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Vertical Crustal Motion in the North Pacific and Implications for Tide Gauge Records and Sea Level Rise Jeff Freymueller and Christopher F. Larsen Geophysical.

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Presentation on theme: "Vertical Crustal Motion in the North Pacific and Implications for Tide Gauge Records and Sea Level Rise Jeff Freymueller and Christopher F. Larsen Geophysical."— Presentation transcript:

1 Vertical Crustal Motion in the North Pacific and Implications for Tide Gauge Records and Sea Level Rise Jeff Freymueller and Christopher F. Larsen Geophysical Institute University of Alaska Fairbanks Jeff Freymueller and Christopher F. Larsen Geophysical Institute University of Alaska Fairbanks

2 Calibrating Sea Level Rise Relative Sea Level as measured by tide gauges depends on –Global sea level rise –Local geoid change –Local vertical crustal motion Must average over all oceans for good measure of global sea level change GPS and tide measurements may allow a calibration for these tide gauges Relative Sea Level as measured by tide gauges depends on –Global sea level rise –Local geoid change –Local vertical crustal motion Must average over all oceans for good measure of global sea level change GPS and tide measurements may allow a calibration for these tide gauges

3 Problem with the North Pacific North Pacific region has not been used for global averages because of large crustal motions Post Little Ice Age deglaciation along coastal SE Alaska causes rapid uplift –And associated geoid change (see GRACE) Vertical tectonic motion associated with the subduction earthquake cycle affects the rest of the south coast of Alaska North Pacific region has not been used for global averages because of large crustal motions Post Little Ice Age deglaciation along coastal SE Alaska causes rapid uplift –And associated geoid change (see GRACE) Vertical tectonic motion associated with the subduction earthquake cycle affects the rest of the south coast of Alaska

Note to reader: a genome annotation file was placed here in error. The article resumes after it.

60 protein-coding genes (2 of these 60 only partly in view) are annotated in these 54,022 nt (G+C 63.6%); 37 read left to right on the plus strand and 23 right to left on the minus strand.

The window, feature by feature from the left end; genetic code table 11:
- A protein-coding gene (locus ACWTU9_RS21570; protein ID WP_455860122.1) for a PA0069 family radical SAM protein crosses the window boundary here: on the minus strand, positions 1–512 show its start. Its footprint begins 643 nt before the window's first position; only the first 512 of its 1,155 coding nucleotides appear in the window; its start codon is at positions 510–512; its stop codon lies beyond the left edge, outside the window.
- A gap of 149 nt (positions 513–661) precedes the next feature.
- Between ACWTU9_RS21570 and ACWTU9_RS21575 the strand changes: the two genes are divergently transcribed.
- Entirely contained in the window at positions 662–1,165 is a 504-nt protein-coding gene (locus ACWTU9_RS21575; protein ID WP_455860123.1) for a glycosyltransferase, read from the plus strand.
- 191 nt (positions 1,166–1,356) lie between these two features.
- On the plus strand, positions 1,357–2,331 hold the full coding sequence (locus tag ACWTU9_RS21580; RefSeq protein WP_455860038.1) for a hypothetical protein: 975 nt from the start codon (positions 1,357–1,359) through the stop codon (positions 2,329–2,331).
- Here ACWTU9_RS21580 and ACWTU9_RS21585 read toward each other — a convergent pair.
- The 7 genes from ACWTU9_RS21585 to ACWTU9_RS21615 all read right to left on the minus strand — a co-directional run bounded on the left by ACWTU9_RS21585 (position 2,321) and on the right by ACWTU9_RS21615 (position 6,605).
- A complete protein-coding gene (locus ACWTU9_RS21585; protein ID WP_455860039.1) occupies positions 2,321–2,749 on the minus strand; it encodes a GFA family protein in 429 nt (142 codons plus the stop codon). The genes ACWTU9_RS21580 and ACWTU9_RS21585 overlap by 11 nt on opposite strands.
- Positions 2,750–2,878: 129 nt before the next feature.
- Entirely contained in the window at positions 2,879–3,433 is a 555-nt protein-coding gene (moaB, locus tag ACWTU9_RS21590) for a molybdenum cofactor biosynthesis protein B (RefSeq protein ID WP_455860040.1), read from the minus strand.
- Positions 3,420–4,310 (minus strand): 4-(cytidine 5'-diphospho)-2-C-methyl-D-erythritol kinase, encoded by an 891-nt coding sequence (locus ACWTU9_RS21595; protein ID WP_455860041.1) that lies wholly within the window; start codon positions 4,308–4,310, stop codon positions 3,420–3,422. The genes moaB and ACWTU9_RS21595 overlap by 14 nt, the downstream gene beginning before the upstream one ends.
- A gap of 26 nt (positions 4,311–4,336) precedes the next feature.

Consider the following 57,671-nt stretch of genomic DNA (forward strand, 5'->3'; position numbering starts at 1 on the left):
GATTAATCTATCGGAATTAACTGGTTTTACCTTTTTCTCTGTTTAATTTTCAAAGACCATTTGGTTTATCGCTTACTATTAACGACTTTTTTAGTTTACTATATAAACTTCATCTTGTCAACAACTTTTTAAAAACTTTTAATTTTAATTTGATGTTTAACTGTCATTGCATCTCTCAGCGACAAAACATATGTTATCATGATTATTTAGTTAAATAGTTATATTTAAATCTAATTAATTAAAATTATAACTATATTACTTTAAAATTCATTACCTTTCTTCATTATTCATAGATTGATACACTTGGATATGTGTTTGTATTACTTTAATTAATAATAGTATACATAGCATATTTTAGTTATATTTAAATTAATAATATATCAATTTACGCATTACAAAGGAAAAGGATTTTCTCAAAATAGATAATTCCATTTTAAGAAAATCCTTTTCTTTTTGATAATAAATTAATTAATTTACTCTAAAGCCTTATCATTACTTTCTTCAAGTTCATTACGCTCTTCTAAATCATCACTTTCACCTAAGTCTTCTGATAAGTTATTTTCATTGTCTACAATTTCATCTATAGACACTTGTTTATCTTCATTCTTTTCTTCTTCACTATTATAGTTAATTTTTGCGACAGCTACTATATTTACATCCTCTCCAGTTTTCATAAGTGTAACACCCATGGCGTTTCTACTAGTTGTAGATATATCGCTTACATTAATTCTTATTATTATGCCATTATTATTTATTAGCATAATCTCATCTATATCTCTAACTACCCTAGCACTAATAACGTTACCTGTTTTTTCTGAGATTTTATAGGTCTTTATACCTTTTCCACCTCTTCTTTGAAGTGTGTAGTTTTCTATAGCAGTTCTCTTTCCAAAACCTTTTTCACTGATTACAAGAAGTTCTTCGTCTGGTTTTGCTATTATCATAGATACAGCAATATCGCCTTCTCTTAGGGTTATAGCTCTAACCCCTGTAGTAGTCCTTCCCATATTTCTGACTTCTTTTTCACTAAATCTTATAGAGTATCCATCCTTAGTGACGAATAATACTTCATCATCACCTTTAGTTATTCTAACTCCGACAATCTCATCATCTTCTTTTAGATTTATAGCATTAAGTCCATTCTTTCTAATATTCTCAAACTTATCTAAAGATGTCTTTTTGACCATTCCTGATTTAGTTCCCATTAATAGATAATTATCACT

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5 Tide Gauges and Earthquakes

6 Tide Gauge RSL Records Larsen et al. (2003)

7 GPS Vertical Velocities Linear velocities over time period – far from Denali Fault – near Denali Fault Based primarily on campaign GPS surveys GIPSY (GOA4) network solutions using JPL “non-fiducial” orbits, then transformed to ITRF2000 Linear velocities over time period – far from Denali Fault – near Denali Fault Based primarily on campaign GPS surveys GIPSY (GOA4) network solutions using JPL “non-fiducial” orbits, then transformed to ITRF2000

8 GPS Uplift Rates

9 Impact of Melting Ice GPS Uplift Rate Total Uplift (m) Larsen et al. (2003)

10 Ice Thinning Rate Larson et al. (2005) based on Arendt et al. (2002)

11 Tide Gauge – GPS Comparison Ketchikan* 0 ± ± 1 Sitka* 3 ± 12.9 ± 1 Juneau13.6 ± ± 3 Skagway17.1 ± ± 5 Yakutat13.7 ± ± 1 Cordova3.8 ± 11.6 ± 2 Valdez*12.9 ± ± 1 Seward10.4 ± 15.3 ± 2 Seldovia*9.6 ± 112 ± 1 Nikiski0.5 ± 18.1 ± 1 Anchorage10.4 ± 14.8 ± 1 Kodiak*5.4 ± 16.8 ± 1 Sand Point0.1 ± 10.8 ± 2

12 Subduction Zone

13 Subsidence and Locked Zone Basic model (Savage, 1983) –Shallow part of fault slips only in earthquakes –Deeper part slips steadily at long- term rate –Earth deforms as elastic body Basic model (Savage, 1983) –Shallow part of fault slips only in earthquakes –Deeper part slips steadily at long- term rate –Earth deforms as elastic body Horizontal Vertical

14 Subduction Zone

15 Conclusions Vertical motions are extremely rapid due to –Glacial Isostatic Adjustment (post-LIA) –Variations in locked shallow subduction zone GPS velocities agree very well with tide gauges, especially for continuous GPS –When combined with GRACE, can separate sea level rise, land level rise and geoid change Ice melting in and near Alaska contributes roughly as much to present sea level rise as Antarctica and Greenland combined Vertical motions are extremely rapid due to –Glacial Isostatic Adjustment (post-LIA) –Variations in locked shallow subduction zone GPS velocities agree very well with tide gauges, especially for continuous GPS –When combined with GRACE, can separate sea level rise, land level rise and geoid change Ice melting in and near Alaska contributes roughly as much to present sea level rise as Antarctica and Greenland combined


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